The Nikkei reported on June 11, 2010 that Toyota is bringing back front line supervisors, adding a layer of management to staff positions that has been missing since 1989. This is an admission by Toyota, the world’s greatest lean manufacturing company, that they got their span of control in engineering and possibly other staff areas, wrong.
This move is in quite stark contrast to the “de-layering” going on at many global companies in an effort mainly to cut costs. While it may not seem lean to add layers of supervision, it is in fact very lean when done to reduce span of control. Form follows function and in this case the supervisors function as team leaders, coaches and first responders to andon cord pulls (calls for help). This in turn helps expose, catch and correct problems while they are still small, rather than letting them grow into bigger problems. These problems have apparently been escaping in recent years, based on the recalls and quality problems we are seeing at Toyota.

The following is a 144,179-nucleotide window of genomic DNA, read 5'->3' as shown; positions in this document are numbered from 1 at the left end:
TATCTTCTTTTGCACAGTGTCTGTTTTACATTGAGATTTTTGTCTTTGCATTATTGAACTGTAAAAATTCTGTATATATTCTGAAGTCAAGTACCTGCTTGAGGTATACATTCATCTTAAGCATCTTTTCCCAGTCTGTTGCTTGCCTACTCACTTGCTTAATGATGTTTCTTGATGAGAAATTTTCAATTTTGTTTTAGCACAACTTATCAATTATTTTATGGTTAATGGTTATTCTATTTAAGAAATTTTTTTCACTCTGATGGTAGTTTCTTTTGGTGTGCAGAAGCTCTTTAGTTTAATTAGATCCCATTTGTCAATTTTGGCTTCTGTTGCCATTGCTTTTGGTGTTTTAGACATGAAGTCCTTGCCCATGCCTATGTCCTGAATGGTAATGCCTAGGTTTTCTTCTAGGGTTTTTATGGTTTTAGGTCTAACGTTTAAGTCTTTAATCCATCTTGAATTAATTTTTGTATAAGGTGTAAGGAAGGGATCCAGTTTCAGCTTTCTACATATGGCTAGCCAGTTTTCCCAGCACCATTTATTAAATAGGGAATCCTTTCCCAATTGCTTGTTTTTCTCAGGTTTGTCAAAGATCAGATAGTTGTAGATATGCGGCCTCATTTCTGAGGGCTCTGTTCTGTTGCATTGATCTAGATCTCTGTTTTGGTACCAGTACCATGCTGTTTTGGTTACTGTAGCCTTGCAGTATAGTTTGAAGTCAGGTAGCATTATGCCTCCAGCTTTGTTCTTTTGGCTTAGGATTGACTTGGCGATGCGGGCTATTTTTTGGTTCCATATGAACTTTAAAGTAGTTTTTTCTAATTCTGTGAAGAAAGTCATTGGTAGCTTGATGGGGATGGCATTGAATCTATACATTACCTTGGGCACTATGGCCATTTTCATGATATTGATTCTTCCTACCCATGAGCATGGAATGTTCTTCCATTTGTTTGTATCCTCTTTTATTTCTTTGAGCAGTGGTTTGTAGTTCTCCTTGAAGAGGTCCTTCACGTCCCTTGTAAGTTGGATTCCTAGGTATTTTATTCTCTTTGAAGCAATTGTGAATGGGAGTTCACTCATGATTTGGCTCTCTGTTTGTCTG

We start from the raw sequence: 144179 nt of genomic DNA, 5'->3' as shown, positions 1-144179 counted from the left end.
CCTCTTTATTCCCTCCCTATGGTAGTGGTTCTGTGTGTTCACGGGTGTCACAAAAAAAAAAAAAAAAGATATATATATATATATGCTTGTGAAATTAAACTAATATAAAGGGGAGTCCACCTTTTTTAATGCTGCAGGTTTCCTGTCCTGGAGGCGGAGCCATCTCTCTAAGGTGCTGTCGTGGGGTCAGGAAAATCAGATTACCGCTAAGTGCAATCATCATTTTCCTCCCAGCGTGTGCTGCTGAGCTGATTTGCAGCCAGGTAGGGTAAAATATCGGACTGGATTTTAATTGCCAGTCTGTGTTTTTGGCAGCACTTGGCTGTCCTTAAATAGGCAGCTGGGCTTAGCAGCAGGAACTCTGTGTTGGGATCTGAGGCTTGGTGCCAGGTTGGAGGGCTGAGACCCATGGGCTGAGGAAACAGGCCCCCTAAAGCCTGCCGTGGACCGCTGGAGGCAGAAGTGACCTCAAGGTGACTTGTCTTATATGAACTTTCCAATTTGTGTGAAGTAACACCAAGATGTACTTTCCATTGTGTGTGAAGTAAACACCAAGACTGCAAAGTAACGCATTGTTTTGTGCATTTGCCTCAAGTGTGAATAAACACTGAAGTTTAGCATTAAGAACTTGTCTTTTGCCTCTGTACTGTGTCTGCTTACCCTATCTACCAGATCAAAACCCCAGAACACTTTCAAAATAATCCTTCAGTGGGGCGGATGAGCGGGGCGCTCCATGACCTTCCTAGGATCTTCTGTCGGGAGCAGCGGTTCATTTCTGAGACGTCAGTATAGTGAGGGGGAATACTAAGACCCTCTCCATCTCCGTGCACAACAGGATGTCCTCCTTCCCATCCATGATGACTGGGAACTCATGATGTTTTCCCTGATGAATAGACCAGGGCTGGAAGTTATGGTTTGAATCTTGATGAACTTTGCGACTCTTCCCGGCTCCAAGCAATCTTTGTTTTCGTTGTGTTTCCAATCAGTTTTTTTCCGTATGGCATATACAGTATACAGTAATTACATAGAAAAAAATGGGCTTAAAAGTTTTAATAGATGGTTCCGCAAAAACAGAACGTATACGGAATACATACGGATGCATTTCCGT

A few years ago we commented about an article citing concern among old-timers at Toyota that the rush increase volume and make large cost cuts in design was moving the company away from it’s principle of slow, steady growth through development of people. “When did Toyota get to be a company like this?” was the question asked in alarm at the way things were being changed. The person quoted in that article was Shoichiro Toyoda, the father of current Toyota CEO Akio Toyoda, who is leading this latest reorganization towards smaller span of control for engineers.
The Nikkei reports that this new team structure will be implemented first in the technology development sections. About 1,000 employees who have been with the company for about 10 years will move into supervisory positions. The span of control is a conservative five engineers per leader. Toyota has not given this position an official title yet, and plans to do so after a one-year pilot, according to Toyota.
For further reading on this important topic, here are three more articles on our blog about supervisor span of control:
How does your company manage span of control in engineering or other professional functions?